Page:English Caricaturists and Graphic Humourists of the nineteenth century.djvu/120

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ENGLISH CARICATURISTS.

later on: "Nothing kills the queen, however. It is really a great misfortune to be kept panting for breath so, and screaming with pain by medical skill: were she a subject, I suppose they would have released her long ago; but diseases and distresses of the human frame must lead to death at length," which was the case with the poor old queen, who died nine months after the date of the satire (in November, 1818).

The announcement of the marriages of four of her children this year, viz.: of the Princess Elizabeth to Frederick, Landgrave of Hesse Homburg; of Edward Augustus, Duke of Kent, to Victoria, daughter of the Duke of Saxe-Coburg (and mother of Queen Victoria), on the 29th of May; of Adolphus Frederick, Duke of Cambridge, to Augusta, daughter of the Landgrave of Hesse, on the 1st of May; and of William Henry, Duke of Clarence (afterwards William the Fourth), to Adelaide, daughter of the Duke of Saxe-Meiningen, on the 11th of July, gave rise to a coarse though admirably executed caricature entitled, The Homburg Waltz, with Characteristic Sketches of Family Dancing, in which all these royal personages, with the Regent at their head, are seen prominently figuring amongst the dancers.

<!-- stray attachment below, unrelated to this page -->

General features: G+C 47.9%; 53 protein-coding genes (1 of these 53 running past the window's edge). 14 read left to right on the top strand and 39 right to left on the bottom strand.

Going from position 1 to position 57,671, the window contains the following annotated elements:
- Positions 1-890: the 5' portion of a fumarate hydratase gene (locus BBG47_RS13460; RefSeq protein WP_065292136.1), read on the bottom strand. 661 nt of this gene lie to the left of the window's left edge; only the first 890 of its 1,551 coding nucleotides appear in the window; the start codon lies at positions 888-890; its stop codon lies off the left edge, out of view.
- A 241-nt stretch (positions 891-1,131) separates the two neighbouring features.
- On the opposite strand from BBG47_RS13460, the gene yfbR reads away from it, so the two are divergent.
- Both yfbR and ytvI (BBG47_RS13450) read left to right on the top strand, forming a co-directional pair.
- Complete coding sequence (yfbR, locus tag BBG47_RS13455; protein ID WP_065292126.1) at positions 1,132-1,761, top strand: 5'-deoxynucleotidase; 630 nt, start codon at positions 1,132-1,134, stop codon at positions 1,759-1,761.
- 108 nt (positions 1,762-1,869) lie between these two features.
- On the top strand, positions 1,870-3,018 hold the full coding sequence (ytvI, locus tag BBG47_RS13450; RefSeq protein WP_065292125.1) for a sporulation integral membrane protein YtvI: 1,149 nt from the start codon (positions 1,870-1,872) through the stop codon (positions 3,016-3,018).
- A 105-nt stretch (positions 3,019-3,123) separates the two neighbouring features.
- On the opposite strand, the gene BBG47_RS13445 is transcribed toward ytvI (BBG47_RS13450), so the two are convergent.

Invention of the Kaleidescope.A forgotten but ingenious instrument, the kaleidoscope, was invented by Sir David Brewster in 1818. The leading principles of the toy appear to have been accidentally discovered in the course of a series of experiments on the polarization of light by successive reflections between plates of glass. The invention of this now despised toy made a tremendous sensation at the time, and the inventor was induced to take out a patent for its protection; but he had, it appears, divulged the secret of its construction before he had secured the invention to himself, and the consequence was that, although "it made a hundred shopmen rich," it brought the inventor himself but little substantial benefit. This is explained by the fact that it was so simple in construction, that even when made without scientific accuracy, it served to delight as well as to amuse. So largely was it pirated, that it was calculated; that no fewer than two hundred thousand were sold in three months in London and Paris